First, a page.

According to the analysis in Sect. 3, the OMP algorithm fails to reconstruct the multiple mono-pulse signals in the completely frequency aliasing situation when the modulated sampling scheme uses the SFM LO. Meanwhile, because the atom calculation in the OMP algorithm is equivalent to the NZ index estimation method in [13], this method also fails to estimate the multiple NZ indices when the LO modulation is the SFM. Naturally, from the perspective of the receiving architecture, finding an improved LO modulation type to obtain a better multiple mono-pulse signals reconstruction is necessary to be investigated.

### 4.1 Improved local oscillator using periodic linear frequency modulation and reconstruction

In Sect. 3, the reason of the OMP algorithm failing to reconstruct the multiple mono-pulse signals under the completely frequency aliasing condition is that the SFM spectrum is out of flatness because of the Jacobi component. Considering the requirements of the modulated sampling scheme LO, the LO modulation type should be periodic and it should contain a certain bandwidth. Therefore, combining with the implementation of sample pulse train generation [25], the periodic linear frequency modulation (PLFM) is chosen as the improved LO modulation type and the LO of the modulated sampling scheme using the PLFM in (7) can be rewritten as

$$\theta_{PLFM} \left( m \right) = \pi \mu_{0} \bmod \left( {mT_{ADC} ,\;T_{LO} } \right)^{2}$$

(25)

where \(\mu_{0}\) is the chirp rate, \(T_{LO}\) is the modulation period of the PLFM, \(T_{LO} < T\) and \(\bmod\) means modulo. In (25), the instantaneous frequency is \(2\pi \mu_{0} \bmod \left( {mT_{ADC} ,\;T_{LO} } \right)\) and it is linear in each period \(T_{LO}\). According to the multiple intercepted mono-pulse radar signals in (1), the modulated sampling scheme in (2) and the LO modulation in (25), the outputs can be computed as

$$y\left( m \right) = A\sum\limits_{i = 1}^{s} {e^{{2j\pi \left( {f_{i} - k_{i} f_{s} } \right)mT_{ADC} - jk_{i} \pi \mu_{0} \bmod \left( {mT_{ADC} ,\;T_{LO} } \right)^{2} }} }$$

(26)

Then, the relation between the PLFM LO and the multiple mono-pulse signals reconstruction is analyzed. Based on the OMP algorithm, (12) and (25), the recover signal is

$$r_{PLFM} \left( m \right) = e^{{jk\pi \mu_{0} \bmod \left( {mT_{ADC} ,\;T_{LO} } \right)^{2} }}$$

(27)

where \(k = 0,1, \cdots ,K - 1\). The analysis of step 1 and step 2 of the OMP algorithm is like the analysis of (13). Focusing on the *k*th NZ, it yields

$$e^{jk\theta \left( m \right)} {{\varvec{\uppsi}}}_{M}^{H} {\mathbf{y}} = \mathcal{F}_{D} \left[ {Ae^{{jk\pi \mu_{0} \bmod \left( {mT_{ADC} ,\;T_{LO} } \right)^{2} }} \sum\limits_{i = 1}^{s} {e^{{2j\pi \left( {f_{i} - k_{i} f_{s} } \right)mT_{ADC} - jk_{i} \pi \mu_{0} \bmod \left( {mT_{ADC} ,\;T_{LO} } \right)^{2} }} } } \right]$$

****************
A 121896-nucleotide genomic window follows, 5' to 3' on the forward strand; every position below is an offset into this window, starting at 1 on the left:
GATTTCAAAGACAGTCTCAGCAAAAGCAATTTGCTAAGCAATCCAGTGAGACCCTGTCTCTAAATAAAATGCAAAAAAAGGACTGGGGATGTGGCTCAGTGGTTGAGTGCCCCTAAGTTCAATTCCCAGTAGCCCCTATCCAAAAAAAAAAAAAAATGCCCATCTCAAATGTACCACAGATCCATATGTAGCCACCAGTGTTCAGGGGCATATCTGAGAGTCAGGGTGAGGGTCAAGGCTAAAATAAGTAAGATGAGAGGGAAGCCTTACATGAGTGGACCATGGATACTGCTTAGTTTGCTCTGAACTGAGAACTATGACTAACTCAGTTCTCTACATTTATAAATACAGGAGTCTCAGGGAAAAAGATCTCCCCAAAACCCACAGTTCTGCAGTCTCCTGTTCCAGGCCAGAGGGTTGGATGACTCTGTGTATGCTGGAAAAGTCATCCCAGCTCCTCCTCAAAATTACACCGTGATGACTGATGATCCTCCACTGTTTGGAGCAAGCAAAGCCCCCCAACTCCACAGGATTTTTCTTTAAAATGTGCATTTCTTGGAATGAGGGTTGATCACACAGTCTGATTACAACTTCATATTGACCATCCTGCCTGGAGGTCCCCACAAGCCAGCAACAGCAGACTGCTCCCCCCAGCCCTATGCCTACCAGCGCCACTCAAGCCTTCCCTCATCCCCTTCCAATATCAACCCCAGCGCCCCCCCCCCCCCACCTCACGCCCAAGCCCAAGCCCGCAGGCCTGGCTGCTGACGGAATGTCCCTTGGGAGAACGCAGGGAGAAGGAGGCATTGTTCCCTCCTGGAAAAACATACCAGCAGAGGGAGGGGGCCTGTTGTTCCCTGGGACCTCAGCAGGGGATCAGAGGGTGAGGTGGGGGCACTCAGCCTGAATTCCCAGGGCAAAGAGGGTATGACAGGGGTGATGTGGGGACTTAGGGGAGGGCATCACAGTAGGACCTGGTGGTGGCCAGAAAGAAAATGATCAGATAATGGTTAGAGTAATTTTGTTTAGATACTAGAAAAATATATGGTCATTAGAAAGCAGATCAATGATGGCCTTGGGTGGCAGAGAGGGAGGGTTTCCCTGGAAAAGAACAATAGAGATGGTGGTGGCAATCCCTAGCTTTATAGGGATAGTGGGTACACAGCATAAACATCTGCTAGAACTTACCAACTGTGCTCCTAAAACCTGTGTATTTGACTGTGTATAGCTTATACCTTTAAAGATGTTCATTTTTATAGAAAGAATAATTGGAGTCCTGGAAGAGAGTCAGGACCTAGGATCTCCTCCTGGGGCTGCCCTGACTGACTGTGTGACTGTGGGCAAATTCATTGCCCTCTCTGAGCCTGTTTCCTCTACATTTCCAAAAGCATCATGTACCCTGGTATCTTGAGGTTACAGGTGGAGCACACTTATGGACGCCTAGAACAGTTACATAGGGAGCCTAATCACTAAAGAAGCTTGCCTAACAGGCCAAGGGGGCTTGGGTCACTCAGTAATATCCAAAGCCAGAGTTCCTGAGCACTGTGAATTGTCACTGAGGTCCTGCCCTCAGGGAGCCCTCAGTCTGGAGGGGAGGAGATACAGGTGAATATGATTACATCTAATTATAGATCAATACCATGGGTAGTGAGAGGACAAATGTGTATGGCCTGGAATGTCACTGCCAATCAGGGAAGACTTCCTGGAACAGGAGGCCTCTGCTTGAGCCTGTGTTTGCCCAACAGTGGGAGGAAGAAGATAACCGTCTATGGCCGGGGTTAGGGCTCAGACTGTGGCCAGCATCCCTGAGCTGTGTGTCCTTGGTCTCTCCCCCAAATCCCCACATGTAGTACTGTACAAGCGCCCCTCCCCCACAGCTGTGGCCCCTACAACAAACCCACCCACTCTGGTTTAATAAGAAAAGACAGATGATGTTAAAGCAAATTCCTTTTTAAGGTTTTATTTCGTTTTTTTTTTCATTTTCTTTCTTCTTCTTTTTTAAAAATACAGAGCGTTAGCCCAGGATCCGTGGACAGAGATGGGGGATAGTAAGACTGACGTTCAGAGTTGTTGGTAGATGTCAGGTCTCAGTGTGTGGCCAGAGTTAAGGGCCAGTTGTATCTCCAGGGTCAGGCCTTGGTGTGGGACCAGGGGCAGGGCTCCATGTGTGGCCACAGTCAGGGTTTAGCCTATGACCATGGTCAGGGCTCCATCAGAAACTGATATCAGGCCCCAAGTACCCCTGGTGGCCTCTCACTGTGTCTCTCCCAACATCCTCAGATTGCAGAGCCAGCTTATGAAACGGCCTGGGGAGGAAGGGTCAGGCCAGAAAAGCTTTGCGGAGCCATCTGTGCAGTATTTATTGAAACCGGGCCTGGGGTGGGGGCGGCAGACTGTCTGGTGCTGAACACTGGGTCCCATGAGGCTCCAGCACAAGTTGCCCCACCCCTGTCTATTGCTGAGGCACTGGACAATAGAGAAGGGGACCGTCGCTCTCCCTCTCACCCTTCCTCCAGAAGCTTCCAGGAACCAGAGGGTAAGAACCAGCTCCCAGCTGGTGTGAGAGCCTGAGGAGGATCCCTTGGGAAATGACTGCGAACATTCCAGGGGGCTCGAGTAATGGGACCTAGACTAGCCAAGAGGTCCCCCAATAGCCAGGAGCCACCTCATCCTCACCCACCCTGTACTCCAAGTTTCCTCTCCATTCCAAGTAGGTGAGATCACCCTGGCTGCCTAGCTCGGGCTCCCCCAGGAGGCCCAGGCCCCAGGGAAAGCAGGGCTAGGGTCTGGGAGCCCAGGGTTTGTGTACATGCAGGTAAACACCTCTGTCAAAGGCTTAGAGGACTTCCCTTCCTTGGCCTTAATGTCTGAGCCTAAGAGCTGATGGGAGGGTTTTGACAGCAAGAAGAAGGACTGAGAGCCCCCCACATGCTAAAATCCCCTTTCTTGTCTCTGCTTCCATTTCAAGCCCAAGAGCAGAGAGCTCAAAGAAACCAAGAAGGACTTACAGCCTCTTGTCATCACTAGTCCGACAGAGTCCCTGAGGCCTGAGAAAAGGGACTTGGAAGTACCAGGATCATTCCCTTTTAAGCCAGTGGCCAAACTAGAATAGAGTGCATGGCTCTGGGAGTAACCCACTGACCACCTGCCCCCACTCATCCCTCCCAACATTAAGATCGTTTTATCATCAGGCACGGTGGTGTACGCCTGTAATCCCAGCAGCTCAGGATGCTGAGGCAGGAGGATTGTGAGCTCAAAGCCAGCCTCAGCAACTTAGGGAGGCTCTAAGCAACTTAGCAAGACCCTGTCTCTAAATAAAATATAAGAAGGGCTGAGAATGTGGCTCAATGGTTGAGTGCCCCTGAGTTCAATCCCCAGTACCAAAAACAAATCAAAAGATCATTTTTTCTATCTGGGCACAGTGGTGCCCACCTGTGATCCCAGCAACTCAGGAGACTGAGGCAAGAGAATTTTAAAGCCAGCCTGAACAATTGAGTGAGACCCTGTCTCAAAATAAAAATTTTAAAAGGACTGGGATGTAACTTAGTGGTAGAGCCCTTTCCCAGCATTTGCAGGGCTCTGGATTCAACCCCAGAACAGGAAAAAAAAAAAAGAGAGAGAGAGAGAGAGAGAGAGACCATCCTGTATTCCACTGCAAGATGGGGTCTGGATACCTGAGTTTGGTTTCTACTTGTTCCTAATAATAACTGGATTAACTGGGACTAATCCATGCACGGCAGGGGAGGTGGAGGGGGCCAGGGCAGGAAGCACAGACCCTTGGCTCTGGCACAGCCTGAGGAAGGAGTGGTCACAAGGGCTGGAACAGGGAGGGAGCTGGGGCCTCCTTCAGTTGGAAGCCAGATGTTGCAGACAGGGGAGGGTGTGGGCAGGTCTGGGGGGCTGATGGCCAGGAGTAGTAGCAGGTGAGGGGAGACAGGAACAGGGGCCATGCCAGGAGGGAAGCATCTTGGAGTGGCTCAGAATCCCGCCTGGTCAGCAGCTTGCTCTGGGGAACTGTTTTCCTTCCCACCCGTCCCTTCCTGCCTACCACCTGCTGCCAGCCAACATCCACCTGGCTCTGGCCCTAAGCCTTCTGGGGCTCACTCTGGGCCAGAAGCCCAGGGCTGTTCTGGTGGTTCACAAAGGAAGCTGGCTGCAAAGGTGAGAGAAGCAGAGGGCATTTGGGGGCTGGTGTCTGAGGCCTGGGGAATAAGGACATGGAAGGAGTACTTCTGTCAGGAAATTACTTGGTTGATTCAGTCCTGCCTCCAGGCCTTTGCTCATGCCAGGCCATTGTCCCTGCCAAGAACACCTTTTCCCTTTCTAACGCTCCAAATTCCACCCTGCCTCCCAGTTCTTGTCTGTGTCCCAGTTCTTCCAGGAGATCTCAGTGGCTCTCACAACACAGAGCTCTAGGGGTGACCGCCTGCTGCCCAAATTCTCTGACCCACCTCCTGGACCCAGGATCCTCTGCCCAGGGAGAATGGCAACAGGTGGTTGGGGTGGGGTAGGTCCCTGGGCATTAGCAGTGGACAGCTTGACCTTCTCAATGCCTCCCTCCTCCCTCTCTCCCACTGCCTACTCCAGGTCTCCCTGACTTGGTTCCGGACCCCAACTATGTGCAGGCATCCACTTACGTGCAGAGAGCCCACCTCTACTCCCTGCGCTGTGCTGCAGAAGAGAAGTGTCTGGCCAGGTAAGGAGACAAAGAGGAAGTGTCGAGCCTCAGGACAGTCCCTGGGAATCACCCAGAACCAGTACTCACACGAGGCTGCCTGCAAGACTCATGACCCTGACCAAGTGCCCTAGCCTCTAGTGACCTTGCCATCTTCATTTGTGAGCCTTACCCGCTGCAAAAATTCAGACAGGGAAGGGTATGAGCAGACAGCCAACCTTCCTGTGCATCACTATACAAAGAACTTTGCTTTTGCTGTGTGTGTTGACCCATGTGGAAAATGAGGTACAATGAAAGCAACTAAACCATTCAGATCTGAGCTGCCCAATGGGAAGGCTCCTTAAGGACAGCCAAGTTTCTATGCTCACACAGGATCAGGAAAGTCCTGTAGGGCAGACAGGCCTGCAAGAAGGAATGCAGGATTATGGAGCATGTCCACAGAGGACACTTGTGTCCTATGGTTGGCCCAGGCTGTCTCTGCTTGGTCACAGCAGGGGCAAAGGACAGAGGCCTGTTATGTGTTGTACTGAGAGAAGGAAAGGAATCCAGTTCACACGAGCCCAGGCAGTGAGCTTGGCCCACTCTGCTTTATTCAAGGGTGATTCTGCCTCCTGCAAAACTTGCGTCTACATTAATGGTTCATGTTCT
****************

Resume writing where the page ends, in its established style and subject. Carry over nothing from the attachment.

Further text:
(28)

Similar to the analysis in (14) and according to (28), the result of \(\left| {\left\langle {{{\varvec{\Phi}}},{\mathbf{y}}} \right\rangle } \right|\) in the \(k^{th}\) NZ is approximately expressed as:

$$\left| {\left\langle {{{\varvec{\Phi}}},{\mathbf{y}}} \right\rangle } \right|\left( k \right) = \left| {\mathcal{F}_{D} \left[ {y\left( m \right)r_{PLFM} \left( m \right)} \right]} \right| \approx \left| {A\sum\limits_{i = 1}^{s} {\left\{ {2\pi \delta \left( {f - f_{ci} } \right)*\mathcal{F}_{D} \left[ {e^{{j\left( {k - k_{i} } \right)\pi \mu_{0} \bmod \left( {mT_{ADC} ,\;T_{LO} } \right)^{2} }} } \right]} \right\}} } \right|$$

(29)

where \(f_{ci} = f_{i} - k_{i} f_{s} ,\;i = 1,2, \cdots ,s\). In (29), the DTFT result is also employed to approximate the DFT result, and the PLFM modulation part in (29) should be investigated to guarantee step 2 of the OMP algorithm returns the atom in the correct NZ under the completely frequency aliasing condition.

Focusing on the PLFM modulation part in (29), it can be calculated as

$$\mathcal{F}_{D} \left[ {e^{{j\left( {k - k_{i} } \right)\pi \mu_{0} \bmod \left( {mT_{ADC} ,\;T_{LO} } \right)^{2} }} } \right] \approx \sum\limits_{q = 1}^{Q} {\left| {\xi_{q} \left( f \right)} \right|e^{{j\theta_{q} \left( f \right)}} }$$

(30)

where \(\left| {\xi_{q} \left( f \right)} \right| = \frac{{\sqrt {\left[ {C\left( {u_{q1} } \right) + C\left( {u_{q2} } \right)} \right]^{2} + \left[ {S\left( {u_{q1} } \right) + S\left( {u_{q2} } \right)} \right]^{2} } }}{{\sqrt {2\left( {k - k_{i} } \right)} }}\), \(\theta_{q} \left( f \right) = \arctan \left[ {\frac{{S\left( {u_{q1} } \right) + S\left( {u_{q2} } \right)}}{{C\left( {u_{q1} } \right) + C\left( {u_{q2} } \right)}}} \right] - \frac{{\pi f^{2} }}{{\left( {k - k_{i} } \right)\mu_{0} }}\), \(q = 1,2, \cdots ,Q\), \(Q = round\left( {\frac{T}{{T_{LO} }}} \right)\), \(M_{LO} = round\left( {\frac{{T_{LO} }}{{T_{ADC} }}} \right)\), \(u_{q1} = \sqrt {2\left( {k - k_{i} } \right)\mu_{0} } \left[ {M_{LO} T_{ADC} \left( {q - 1} \right) - \frac{f}{{\left( {k - k_{i} } \right)\mu_{0} }}} \right]\), \(u_{q2} = \sqrt {2\left( {k - k_{i} } \right)\mu_{0} } \left[ {M_{LO} T_{ADC} q - \frac{f}{{\left( {k - k_{i} } \right)\mu_{0} }}} \right]\), \(u_{Q2} = \sqrt {2\left( {k - k_{i} } \right)\mu_{0} } \left[ {M_{LO} T_{ADC} - \frac{f}{{\left( {k - k_{i} } \right)\mu_{0} }}} \right]\), \(C\left( \cdot \right)\) and \(S\left( \cdot \right)\) are the Fresnel integral results.

In (30), the PLFM part in the frequency domain contains several Fresnel integral results and it approximates the summation of several rectangles, which means the spectrum of the PLFM has no Jacobi component and it is flat. According to the matched NZ index condition and the spectrum peak in (29), when \(k = k_{z}\) and \(f = f_{ci}\), the result in (29) is